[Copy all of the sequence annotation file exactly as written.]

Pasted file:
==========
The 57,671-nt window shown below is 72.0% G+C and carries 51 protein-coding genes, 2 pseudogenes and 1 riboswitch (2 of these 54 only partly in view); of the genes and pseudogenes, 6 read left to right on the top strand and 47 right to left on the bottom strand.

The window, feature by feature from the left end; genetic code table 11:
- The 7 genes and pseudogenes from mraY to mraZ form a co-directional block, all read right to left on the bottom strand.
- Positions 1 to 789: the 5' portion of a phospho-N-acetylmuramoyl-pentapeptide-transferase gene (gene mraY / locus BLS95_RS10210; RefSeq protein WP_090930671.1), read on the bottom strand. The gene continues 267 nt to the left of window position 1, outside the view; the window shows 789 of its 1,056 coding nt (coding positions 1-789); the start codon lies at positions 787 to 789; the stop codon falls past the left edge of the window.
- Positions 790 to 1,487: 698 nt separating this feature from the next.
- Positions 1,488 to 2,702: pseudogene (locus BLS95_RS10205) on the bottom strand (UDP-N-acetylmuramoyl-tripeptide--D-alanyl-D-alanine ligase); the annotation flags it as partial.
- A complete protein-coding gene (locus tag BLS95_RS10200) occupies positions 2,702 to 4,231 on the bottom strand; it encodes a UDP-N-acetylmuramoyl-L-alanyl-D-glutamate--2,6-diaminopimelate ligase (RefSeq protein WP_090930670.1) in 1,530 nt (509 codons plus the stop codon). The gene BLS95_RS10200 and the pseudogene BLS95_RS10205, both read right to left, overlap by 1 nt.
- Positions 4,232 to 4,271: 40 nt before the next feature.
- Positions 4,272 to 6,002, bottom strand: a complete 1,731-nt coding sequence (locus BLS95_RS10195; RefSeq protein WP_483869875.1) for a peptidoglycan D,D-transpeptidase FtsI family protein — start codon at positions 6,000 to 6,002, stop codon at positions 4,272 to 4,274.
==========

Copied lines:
The 57,671-nt window shown below is 72.0% G+C and carries 51 protein-coding genes, 2 pseudogenes and 1 riboswitch (2 of these 54 only partly in view); of the genes and pseudogenes, 6 read left to right on the top strand and 47 right to left on the bottom strand.

The window, feature by feature from the left end; genetic code table 11:
- The 7 genes and pseudogenes from mraY to mraZ form a co-directional block, all read right to left on the bottom strand.
- Positions 1 to 789: the 5' portion of a phospho-N-acetylmuramoyl-pentapeptide-transferase gene (gene mraY / locus BLS95_RS10210; RefSeq protein WP_090930671.1), read on the bottom strand. The gene continues 267 nt to the left of window position 1, outside the view; the window shows 789 of its 1,056 coding nt (coding positions 1-789); the start codon lies at positions 787 to 789; the stop codon falls past the left edge of the window.
- Positions 790 to 1,487: 698 nt separating this feature from the next.
- Positions 1,488 to 2,702: pseudogene (locus BLS95_RS10205) on the bottom strand (UDP-N-acetylmuramoyl-tripeptide--D-alanyl-D-alanine ligase); the annotation flags it as partial.
- A complete protein-coding gene (locus tag BLS95_RS10200) occupies positions 2,702 to 4,231 on the bottom strand; it encodes a UDP-N-acetylmuramoyl-L-alanyl-D-glutamate--2,6-diaminopimelate ligase (RefSeq protein WP_090930670.1) in 1,530 nt (509 codons plus the stop codon). The gene BLS95_RS10200 and the pseudogene BLS95_RS10205, both read right to left, overlap by 1 nt.
- Positions 4,232 to 4,271: 40 nt before the next feature.
- Positions 4,272 to 6,002, bottom strand: a complete 1,731-nt coding sequence (locus BLS95_RS10195; RefSeq protein WP_483869875.1) for a peptidoglycan D,D-transpeptidase FtsI family protein — start codon at positions 6,000 to 6,002, stop codon at positions 4,272 to 4,274.